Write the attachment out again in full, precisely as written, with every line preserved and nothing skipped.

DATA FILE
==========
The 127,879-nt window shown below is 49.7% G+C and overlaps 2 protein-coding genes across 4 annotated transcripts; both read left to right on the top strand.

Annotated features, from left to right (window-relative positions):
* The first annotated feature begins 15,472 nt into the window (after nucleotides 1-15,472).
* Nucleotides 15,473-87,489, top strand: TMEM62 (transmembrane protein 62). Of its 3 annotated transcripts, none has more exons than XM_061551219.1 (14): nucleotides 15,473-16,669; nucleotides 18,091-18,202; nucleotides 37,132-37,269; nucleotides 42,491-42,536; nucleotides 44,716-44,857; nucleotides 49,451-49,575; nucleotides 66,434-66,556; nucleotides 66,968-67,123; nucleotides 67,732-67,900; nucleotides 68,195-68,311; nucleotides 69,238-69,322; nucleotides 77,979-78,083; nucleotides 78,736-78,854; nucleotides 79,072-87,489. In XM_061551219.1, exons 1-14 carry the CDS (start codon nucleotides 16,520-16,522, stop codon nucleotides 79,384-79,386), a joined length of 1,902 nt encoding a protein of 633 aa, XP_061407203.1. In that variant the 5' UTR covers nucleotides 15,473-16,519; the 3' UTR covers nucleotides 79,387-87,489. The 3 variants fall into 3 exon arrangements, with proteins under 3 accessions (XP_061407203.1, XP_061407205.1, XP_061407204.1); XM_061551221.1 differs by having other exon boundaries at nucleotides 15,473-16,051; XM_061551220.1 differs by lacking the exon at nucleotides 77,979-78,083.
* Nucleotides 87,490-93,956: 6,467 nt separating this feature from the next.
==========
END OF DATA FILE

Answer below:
The 127,879-nt window shown below is 49.7% G+C and overlaps 2 protein-coding genes across 4 annotated transcripts; both read left to right on the top strand.

Annotated features, from left to right (window-relative positions):
* The first annotated feature begins 15,472 nt into the window (after nucleotides 1-15,472).
* Nucleotides 15,473-87,489, top strand: TMEM62 (transmembrane protein 62). Of its 3 annotated transcripts, none has more exons than XM_061551219.1 (14): nucleotides 15,473-16,669; nucleotides 18,091-18,202; nucleotides 37,132-37,269; nucleotides 42,491-42,536; nucleotides 44,716-44,857; nucleotides 49,451-49,575; nucleotides 66,434-66,556; nucleotides 66,968-67,123; nucleotides 67,732-67,900; nucleotides 68,195-68,311; nucleotides 69,238-69,322; nucleotides 77,979-78,083; nucleotides 78,736-78,854; nucleotides 79,072-87,489. In XM_061551219.1, exons 1-14 carry the CDS (start codon nucleotides 16,520-16,522, stop codon nucleotides 79,384-79,386), a joined length of 1,902 nt encoding a protein of 633 aa, XP_061407203.1. In that variant the 5' UTR covers nucleotides 15,473-16,519; the 3' UTR covers nucleotides 79,387-87,489. The 3 variants fall into 3 exon arrangements, with proteins under 3 accessions (XP_061407203.1, XP_061407205.1, XP_061407204.1); XM_061551221.1 differs by having other exon boundaries at nucleotides 15,473-16,051; XM_061551220.1 differs by lacking the exon at nucleotides 77,979-78,083.
* Nucleotides 87,490-93,956: 6,467 nt separating this feature from the next.